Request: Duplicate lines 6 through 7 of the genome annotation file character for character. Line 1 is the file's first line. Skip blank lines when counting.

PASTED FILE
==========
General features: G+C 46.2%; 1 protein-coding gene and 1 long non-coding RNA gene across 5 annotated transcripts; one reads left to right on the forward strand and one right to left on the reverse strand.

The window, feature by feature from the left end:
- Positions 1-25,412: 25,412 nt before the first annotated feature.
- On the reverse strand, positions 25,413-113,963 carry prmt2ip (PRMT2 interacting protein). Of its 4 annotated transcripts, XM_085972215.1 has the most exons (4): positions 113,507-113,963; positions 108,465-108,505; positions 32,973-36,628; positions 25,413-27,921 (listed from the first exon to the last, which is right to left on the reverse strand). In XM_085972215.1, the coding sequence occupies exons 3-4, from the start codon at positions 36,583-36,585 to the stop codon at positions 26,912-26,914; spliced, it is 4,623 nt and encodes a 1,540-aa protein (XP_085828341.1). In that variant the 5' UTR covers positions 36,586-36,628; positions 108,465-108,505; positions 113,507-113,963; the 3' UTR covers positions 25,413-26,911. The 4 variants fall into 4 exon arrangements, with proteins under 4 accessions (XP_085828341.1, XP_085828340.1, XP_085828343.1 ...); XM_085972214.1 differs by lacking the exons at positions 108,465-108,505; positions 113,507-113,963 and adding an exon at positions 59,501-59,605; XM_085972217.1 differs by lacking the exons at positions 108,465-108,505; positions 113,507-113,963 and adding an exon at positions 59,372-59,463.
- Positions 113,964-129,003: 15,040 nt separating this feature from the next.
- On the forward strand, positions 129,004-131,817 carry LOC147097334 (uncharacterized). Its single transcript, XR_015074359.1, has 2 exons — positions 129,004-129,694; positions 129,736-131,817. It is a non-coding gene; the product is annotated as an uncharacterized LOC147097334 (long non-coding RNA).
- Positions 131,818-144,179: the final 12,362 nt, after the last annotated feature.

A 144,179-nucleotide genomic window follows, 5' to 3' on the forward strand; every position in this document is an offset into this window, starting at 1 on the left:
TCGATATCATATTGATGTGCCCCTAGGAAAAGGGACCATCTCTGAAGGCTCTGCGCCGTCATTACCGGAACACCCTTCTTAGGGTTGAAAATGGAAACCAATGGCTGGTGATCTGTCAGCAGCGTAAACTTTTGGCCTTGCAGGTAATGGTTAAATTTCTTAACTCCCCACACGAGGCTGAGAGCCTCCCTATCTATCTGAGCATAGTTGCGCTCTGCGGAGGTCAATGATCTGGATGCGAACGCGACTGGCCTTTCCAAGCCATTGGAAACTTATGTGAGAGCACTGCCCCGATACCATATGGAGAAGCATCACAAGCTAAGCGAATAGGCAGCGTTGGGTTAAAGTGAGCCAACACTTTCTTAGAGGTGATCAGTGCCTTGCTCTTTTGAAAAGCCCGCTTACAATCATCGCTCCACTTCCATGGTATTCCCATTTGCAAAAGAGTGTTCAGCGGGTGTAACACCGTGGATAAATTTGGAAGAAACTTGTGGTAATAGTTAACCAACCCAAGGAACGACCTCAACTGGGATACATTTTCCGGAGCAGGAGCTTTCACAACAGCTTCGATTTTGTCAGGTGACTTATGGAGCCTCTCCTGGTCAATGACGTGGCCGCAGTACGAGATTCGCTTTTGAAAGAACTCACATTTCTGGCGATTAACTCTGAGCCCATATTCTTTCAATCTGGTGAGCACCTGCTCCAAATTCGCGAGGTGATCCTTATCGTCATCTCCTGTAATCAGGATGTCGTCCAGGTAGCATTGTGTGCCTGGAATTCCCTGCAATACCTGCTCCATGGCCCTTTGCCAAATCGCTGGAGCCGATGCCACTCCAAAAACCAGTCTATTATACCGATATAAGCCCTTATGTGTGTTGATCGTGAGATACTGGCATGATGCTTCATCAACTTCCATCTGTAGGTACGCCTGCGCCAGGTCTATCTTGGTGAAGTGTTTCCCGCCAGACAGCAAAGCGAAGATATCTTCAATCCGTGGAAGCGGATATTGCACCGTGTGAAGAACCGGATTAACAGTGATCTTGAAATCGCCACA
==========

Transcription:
- On the forward strand, positions 129,004-131,817 carry LOC147097334 (uncharacterized). Its single transcript, XR_015074359.1, has 2 exons — positions 129,004-129,694; positions 129,736-131,817. It is a non-coding gene; the product is annotated as an uncharacterized LOC147097334 (long non-coding RNA).
- Positions 131,818-144,179: the final 12,362 nt, after the last annotated feature.